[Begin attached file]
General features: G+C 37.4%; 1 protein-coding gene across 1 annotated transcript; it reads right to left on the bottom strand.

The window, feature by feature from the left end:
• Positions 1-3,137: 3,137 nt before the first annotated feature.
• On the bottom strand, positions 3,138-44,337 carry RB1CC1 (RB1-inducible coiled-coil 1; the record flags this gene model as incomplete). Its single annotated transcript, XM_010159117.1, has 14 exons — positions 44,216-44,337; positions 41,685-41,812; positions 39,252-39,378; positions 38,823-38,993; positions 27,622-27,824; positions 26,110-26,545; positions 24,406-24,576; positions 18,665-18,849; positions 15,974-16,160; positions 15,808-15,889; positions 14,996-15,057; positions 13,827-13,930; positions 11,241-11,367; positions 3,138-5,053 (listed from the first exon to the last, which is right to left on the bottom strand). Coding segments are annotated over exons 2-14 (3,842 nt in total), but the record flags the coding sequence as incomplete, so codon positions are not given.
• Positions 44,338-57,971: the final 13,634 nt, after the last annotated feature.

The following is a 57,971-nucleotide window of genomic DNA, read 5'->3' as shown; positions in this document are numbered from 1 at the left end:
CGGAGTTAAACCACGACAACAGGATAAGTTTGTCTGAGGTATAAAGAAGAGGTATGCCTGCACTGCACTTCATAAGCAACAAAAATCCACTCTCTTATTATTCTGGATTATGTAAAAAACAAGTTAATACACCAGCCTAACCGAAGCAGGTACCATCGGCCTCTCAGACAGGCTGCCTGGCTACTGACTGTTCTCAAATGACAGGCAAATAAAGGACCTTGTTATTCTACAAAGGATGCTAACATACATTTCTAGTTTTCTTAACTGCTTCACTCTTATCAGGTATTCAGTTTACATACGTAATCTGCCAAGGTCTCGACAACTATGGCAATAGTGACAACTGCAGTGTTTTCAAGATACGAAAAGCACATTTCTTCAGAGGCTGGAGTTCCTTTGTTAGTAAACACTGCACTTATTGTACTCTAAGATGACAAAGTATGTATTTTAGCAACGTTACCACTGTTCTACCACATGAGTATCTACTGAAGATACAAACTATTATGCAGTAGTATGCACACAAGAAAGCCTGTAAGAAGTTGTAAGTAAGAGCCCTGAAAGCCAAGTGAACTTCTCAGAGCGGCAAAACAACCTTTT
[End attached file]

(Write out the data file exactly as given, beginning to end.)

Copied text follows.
General features: G+C 37.4%; 1 protein-coding gene across 1 annotated transcript; it reads right to left on the bottom strand.

The window, feature by feature from the left end:
• Positions 1-3,137: 3,137 nt before the first annotated feature.
• On the bottom strand, positions 3,138-44,337 carry RB1CC1 (RB1-inducible coiled-coil 1; the record flags this gene model as incomplete). Its single annotated transcript, XM_010159117.1, has 14 exons — positions 44,216-44,337; positions 41,685-41,812; positions 39,252-39,378; positions 38,823-38,993; positions 27,622-27,824; positions 26,110-26,545; positions 24,406-24,576; positions 18,665-18,849; positions 15,974-16,160; positions 15,808-15,889; positions 14,996-15,057; positions 13,827-13,930; positions 11,241-11,367; positions 3,138-5,053 (listed from the first exon to the last, which is right to left on the bottom strand). Coding segments are annotated over exons 2-14 (3,842 nt in total), but the record flags the coding sequence as incomplete, so codon positions are not given.
• Positions 44,338-57,971: the final 13,634 nt, after the last annotated feature.

The following is a 57,971-nucleotide window of genomic DNA, read 5'->3' as shown; positions in this document are numbered from 1 at the left end:
CGGAGTTAAACCACGACAACAGGATAAGTTTGTCTGAGGTATAAAGAAGAGGTATGCCTGCACTGCACTTCATAAGCAACAAAAATCCACTCTCTTATTATTCTGGATTATGTAAAAAACAAGTTAATACACCAGCCTAACCGAAGCAGGTACCATCGGCCTCTCAGACAGGCTGCCTGGCTACTGACTGTTCTCAAATGACAGGCAAATAAAGGACCTTGTTATTCTACAAAGGATGCTAACATACATTTCTAGTTTTCTTAACTGCTTCACTCTTATCAGGTATTCAGTTTACATACGTAATCTGCCAAGGTCTCGACAACTATGGCAATAGTGACAACTGCAGTGTTTTCAAGATACGAAAAGCACATTTCTTCAGAGGCTGGAGTTCCTTTGTTAGTAAACACTGCACTTATTGTACTCTAAGATGACAAAGTATGTATTTTAGCAACGTTACCACTGTTCTACCACATGAGTATCTACTGAAGATACAAACTATTATGCAGTAGTATGCACACAAGAAAGCCTGTAAGAAGTTGTAAGTAAGAGCCCTGAAAGCCAAGTGAACTTCTCAGAGCGGCAAAACAACCTTTT